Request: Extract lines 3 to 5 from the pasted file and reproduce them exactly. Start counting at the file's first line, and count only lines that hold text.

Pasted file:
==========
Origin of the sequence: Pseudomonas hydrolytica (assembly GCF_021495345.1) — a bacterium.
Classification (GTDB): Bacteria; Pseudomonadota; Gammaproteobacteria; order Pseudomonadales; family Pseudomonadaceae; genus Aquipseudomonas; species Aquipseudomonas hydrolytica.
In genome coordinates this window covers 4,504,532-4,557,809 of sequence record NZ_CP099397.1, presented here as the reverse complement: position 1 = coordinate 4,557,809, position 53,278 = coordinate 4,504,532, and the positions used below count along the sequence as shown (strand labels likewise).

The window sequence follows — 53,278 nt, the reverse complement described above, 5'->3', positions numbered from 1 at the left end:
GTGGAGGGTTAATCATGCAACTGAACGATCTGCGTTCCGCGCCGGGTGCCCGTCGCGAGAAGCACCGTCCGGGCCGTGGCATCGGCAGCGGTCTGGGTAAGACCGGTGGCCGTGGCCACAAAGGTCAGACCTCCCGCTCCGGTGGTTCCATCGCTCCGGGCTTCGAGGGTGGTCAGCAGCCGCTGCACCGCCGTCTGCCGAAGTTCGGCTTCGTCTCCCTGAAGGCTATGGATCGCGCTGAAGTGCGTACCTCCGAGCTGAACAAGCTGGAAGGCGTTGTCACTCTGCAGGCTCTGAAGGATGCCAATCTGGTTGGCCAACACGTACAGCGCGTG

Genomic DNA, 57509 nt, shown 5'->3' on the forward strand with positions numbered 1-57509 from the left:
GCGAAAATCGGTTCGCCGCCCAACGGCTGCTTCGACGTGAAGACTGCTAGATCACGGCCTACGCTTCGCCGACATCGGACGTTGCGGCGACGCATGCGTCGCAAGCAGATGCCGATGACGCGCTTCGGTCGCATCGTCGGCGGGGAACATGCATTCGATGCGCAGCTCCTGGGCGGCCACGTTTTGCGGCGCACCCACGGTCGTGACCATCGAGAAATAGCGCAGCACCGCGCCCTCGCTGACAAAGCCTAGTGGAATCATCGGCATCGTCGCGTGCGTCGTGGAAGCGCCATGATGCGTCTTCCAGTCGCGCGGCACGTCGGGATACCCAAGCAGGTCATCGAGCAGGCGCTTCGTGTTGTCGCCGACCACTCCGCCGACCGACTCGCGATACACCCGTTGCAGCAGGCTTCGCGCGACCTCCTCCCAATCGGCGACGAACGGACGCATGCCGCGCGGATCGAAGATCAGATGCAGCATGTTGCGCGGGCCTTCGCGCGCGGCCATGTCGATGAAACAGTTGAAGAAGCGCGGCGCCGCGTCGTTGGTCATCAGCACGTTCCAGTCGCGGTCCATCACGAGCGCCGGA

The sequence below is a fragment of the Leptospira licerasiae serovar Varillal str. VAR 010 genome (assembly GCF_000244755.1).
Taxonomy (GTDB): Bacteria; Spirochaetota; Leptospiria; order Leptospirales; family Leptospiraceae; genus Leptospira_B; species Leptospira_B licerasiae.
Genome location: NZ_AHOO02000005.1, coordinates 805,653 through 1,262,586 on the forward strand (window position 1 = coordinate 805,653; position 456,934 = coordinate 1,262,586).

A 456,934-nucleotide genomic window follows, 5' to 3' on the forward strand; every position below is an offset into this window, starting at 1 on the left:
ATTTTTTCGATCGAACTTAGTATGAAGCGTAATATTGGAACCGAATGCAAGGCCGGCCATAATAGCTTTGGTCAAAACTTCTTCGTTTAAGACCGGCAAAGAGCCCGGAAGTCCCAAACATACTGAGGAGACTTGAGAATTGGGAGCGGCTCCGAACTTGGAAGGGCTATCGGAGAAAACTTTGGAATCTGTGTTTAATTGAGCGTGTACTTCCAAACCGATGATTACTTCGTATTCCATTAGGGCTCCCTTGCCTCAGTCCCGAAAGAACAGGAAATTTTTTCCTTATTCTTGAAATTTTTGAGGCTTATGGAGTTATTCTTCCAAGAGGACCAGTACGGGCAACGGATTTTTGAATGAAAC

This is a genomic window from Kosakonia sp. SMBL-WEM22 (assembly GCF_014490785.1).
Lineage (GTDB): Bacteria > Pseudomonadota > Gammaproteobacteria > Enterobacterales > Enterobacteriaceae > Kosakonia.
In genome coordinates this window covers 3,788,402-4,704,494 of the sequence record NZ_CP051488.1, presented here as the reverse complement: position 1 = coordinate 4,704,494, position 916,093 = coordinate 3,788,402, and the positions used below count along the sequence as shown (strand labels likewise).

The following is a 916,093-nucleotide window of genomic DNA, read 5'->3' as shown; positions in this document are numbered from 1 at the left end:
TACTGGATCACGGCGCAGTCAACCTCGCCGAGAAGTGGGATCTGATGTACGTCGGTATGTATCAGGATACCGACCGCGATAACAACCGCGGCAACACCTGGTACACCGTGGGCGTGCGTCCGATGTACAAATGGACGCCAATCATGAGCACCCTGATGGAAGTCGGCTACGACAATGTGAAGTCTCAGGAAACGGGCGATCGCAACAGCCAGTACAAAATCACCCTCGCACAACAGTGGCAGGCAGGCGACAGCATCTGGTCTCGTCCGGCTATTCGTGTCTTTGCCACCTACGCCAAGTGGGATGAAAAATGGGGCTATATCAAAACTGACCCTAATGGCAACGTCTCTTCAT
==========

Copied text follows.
In genome coordinates this window covers 4,504,532-4,557,809 of sequence record NZ_CP099397.1, presented here as the reverse complement: position 1 = coordinate 4,557,809, position 53,278 = coordinate 4,504,532, and the positions used below count along the sequence as shown (strand labels likewise).

The window sequence follows — 53,278 nt, the reverse complement described above, 5'->3', positions numbered from 1 at the left end:
GTGGAGGGTTAATCATGCAACTGAACGATCTGCGTTCCGCGCCGGGTGCCCGTCGCGAGAAGCACCGTCCGGGCCGTGGCATCGGCAGCGGTCTGGGTAAGACCGGTGGCCGTGGCCACAAAGGTCAGACCTCCCGCTCCGGTGGTTCCATCGCTCCGGGCTTCGAGGGTGGTCAGCAGCCGCTGCACCGCCGTCTGCCGAAGTTCGGCTTCGTCTCCCTGAAGGCTATGGATCGCGCTGAAGTGCGTACCTCCGAGCTGAACAAGCTGGAAGGCGTTGTCACTCTGCAGGCTCTGAAGGATGCCAATCTGGTTGGCCAACACGTACAGCGCGTG